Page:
How Does Canned Food Get Botulism?

Canned food is a convenient and shelf-stable way of preserving food items. It is an important part of many people’s diets, but there is a risk of contamination with a deadly bacteria, called botulism.

Botulism is caused by the bacterium Clostridium botulinum and can be found in canned food if it has not been properly processed.

The spores of the bacteria can survive in the absence of oxygen, which make them particularly difficult to destroy. In order for canned food to be safely consumed, it must be heated to a high enough temperature that kills the spores. This process is known as thermal processing or thermal canning.

When canned food is improperly processed, it can create an environment that allows the spores to grow and produce toxins. These toxins are extremely dangerous and can lead to serious illness or even death if consumed. The symptoms of botulism include nausea, vomiting, diarrhea, abdominal cramps and muscle weakness.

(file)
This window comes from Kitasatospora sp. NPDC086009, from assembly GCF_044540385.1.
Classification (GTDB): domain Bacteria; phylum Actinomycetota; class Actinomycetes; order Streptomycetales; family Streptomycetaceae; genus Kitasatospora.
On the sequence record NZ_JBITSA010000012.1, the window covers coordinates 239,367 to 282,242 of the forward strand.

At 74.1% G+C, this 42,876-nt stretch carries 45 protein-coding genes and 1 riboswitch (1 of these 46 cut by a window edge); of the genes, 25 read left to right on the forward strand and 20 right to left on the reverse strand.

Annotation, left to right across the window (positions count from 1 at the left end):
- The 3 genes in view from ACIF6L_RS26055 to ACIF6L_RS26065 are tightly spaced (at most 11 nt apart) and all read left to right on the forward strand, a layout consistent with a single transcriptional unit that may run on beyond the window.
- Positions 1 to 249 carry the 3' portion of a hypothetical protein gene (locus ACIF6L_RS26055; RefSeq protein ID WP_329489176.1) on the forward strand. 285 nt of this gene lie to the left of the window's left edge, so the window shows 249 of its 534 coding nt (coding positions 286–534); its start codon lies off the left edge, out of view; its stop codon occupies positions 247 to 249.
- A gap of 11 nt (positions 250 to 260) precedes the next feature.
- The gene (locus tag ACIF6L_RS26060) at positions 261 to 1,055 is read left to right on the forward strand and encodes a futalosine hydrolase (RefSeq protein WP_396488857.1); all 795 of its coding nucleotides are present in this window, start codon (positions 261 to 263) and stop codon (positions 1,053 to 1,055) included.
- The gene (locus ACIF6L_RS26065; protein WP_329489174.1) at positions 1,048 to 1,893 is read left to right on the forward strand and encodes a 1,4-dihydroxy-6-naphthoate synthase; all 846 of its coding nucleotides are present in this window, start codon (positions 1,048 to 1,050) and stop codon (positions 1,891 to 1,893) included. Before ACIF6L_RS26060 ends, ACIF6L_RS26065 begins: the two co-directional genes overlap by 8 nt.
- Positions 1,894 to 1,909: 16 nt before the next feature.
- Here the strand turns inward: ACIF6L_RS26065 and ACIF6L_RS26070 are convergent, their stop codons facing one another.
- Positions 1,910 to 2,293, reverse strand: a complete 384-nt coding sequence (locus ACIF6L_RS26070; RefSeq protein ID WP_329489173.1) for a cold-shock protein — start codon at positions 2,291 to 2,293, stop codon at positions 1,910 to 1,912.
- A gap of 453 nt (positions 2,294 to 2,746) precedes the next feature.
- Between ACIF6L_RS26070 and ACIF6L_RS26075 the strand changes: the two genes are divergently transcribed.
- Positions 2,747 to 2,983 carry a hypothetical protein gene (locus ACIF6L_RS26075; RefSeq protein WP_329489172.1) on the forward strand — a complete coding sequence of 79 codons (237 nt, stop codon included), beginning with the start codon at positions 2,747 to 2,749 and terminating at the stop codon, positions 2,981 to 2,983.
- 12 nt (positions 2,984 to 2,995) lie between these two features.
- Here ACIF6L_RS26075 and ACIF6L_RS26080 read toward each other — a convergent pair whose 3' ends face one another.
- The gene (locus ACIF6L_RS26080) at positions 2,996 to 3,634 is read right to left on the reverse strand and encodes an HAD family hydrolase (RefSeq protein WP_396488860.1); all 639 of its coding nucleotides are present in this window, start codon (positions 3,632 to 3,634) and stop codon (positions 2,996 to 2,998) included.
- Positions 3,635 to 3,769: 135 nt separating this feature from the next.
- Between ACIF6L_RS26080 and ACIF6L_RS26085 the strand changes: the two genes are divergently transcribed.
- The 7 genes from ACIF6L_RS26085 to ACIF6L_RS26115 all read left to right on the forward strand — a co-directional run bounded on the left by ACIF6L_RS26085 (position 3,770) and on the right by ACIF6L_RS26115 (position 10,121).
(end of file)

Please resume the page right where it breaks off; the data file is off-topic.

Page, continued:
In order to prevent canned food from becoming contaminated with botulism, it must be processed correctly. This includes making sure that all jars are sealed properly before they are heated in a pressure cooker or boiling water bath for several minutes at temperatures above 240 degrees Fahrenheit.

It is also important for consumers to inspect canned goods before purchasing them and check for any signs of spoilage such as bulging lids or leaking containers. Canned food should also always be stored in cool temperatures and should not be kept for more than two years.


Botulism can be found in canned foods if they have not been properly processed. In order to prevent this deadly bacteria from contaminating canned food items, they must be sealed properly and heated to temperatures above 240 degrees Fahrenheit for several minutes before consumption. Consumers should also inspect cans before purchase and store them in cool temperatures not exceeding two years.